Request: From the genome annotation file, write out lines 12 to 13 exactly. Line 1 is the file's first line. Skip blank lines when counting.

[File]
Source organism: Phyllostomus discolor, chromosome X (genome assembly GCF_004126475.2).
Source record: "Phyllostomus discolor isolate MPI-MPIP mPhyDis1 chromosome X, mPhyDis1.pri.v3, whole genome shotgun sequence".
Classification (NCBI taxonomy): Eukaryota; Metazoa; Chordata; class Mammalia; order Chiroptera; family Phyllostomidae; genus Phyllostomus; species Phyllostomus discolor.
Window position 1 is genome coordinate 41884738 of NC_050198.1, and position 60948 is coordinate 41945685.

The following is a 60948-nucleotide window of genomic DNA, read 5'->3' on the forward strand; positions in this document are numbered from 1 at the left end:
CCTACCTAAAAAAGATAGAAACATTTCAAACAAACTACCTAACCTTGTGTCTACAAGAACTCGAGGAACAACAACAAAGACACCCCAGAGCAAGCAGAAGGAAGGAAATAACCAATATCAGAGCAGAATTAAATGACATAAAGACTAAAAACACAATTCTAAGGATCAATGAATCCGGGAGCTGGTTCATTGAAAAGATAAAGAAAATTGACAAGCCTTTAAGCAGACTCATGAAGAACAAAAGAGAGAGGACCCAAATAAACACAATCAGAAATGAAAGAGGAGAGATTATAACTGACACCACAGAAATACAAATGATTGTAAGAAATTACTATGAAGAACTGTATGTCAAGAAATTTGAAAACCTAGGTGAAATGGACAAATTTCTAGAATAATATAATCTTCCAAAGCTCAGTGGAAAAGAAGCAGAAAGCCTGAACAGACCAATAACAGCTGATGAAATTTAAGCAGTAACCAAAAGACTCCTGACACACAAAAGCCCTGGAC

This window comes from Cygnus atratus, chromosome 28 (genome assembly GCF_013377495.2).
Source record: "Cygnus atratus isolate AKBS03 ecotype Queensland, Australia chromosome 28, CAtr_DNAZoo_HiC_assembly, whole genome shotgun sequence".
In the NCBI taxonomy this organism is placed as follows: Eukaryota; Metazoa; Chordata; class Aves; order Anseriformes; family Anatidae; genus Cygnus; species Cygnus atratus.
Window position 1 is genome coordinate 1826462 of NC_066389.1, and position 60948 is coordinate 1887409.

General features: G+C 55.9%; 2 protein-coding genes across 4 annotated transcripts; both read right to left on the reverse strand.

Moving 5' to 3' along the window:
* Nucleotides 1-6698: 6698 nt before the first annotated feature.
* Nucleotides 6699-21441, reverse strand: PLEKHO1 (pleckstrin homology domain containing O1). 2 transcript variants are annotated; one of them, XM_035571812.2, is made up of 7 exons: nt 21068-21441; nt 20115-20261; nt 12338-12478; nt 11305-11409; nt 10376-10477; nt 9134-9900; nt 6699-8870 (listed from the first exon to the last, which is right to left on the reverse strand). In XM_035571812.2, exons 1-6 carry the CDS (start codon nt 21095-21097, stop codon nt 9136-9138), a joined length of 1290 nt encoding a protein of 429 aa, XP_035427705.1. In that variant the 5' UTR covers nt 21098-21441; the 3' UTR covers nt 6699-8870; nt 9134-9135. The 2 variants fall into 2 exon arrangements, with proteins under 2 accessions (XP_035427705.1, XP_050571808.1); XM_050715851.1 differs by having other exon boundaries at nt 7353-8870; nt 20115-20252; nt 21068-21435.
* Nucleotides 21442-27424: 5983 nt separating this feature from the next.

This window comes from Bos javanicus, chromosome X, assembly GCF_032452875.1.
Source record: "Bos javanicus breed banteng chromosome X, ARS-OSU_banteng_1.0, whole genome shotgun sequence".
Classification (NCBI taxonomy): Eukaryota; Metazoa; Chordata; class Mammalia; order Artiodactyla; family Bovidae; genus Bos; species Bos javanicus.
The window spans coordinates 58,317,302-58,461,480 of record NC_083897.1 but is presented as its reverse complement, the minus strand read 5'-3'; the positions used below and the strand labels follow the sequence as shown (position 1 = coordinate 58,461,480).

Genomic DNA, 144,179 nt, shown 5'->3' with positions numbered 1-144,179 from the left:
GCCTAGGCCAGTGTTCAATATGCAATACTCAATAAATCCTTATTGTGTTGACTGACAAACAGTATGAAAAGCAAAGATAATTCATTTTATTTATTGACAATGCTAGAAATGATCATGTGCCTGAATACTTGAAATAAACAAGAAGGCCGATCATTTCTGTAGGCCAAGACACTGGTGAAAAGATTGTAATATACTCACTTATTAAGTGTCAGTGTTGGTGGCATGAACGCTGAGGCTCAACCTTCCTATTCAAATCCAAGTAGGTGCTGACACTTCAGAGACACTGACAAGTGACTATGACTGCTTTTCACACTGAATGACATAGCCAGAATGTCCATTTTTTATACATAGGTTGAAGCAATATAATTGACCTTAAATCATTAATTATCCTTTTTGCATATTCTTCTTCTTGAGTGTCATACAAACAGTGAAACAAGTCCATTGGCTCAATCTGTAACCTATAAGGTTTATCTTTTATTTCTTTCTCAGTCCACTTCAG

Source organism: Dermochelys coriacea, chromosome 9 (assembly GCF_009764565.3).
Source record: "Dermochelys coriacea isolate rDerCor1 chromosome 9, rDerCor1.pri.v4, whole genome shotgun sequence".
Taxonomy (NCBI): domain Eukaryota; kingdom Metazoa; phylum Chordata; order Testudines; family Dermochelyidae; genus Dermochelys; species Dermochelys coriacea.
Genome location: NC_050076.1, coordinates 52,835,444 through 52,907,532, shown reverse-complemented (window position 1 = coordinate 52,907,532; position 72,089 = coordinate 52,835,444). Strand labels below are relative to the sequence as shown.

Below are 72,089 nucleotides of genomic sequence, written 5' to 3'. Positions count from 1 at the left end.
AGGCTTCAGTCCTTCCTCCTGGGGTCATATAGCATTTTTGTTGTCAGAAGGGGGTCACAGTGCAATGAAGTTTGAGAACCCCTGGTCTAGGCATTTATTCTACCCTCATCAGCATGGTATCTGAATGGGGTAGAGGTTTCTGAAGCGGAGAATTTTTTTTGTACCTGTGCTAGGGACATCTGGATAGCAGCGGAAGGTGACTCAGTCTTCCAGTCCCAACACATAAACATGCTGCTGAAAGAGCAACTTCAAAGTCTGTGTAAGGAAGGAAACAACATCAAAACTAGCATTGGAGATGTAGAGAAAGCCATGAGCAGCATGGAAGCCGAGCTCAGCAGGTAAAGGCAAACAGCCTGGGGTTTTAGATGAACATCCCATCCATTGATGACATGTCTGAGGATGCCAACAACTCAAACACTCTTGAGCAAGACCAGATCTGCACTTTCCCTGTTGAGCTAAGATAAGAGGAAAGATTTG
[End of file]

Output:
Moving 5' to 3' along the window:
* Nucleotides 1-6698: 6698 nt before the first annotated feature.